So we see that since the object of experience has an essentially different character than the experiencing of the object, then I cannot apply the same concepts and categories to my experiencing that I also apply to objects of experience. My methodology and toolbox for inspection and analysis should always be chosen according to the nature and structure of the object. I cannot pick up a hammer in order to use it as a screwdriver for working with a screw. The machinery that I choose for analyzing the natural objects cannot be used also for my analysis of the natural cognition that provides the objects in the first place.

Truth Hidden in Plain Sight: Cosmos as the embodiment of consciousness

The Primacy of Consciousness in the Constitution of Self and World

Seeing is an instance of knowledge; in seeing an object is known to us, namely its identity is given to our consciousness; thus seeing is an experience that holds the knower-knowledge-known division. The study of the experience of seeing can give us clues into what knowledge is in general. We pick one example to study: The seeing of a cup in front of me.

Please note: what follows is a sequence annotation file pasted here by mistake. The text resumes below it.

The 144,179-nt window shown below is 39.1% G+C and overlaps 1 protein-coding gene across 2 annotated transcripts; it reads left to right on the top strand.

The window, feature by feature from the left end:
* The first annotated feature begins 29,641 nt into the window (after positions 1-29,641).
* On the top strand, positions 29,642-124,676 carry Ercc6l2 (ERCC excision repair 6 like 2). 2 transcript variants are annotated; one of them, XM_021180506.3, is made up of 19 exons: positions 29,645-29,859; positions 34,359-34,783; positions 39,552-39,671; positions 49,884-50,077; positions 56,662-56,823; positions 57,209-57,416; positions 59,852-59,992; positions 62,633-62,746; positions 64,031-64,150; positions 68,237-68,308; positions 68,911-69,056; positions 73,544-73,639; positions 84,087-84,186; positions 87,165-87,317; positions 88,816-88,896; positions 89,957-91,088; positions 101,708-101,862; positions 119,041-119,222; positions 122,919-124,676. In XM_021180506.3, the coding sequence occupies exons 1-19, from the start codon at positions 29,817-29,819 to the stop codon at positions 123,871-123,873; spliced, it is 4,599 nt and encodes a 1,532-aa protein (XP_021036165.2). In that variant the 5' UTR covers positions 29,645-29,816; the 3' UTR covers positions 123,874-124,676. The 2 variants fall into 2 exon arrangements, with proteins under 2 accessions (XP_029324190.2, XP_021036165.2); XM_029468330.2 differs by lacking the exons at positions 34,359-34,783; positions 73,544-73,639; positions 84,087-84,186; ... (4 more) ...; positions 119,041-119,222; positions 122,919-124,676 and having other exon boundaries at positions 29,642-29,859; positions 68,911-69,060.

Seeing of this cup in front of me makes the cup known to me as the cup in front of me. In this seeing the identity of the cup is known, thus establishing an instance of knowledge; but the cup is known as the cup seen. It is the seeing of the cup that is the object of my knowledge here. What is perceived is the cup as seen and not the cup in itself. Therefore, in my seeing of the cup it is not just the identity of the cup that is known; two things are known simultaneously: The identity of the cup and the identity of the knowing that knows the cup. The knowing too has an identity; it has a unique character, in this case it is the seeing. Our knowing of the cup is a knowing through seeing. This knowing is a seeing. The object known is not the cup in general but the cup seen.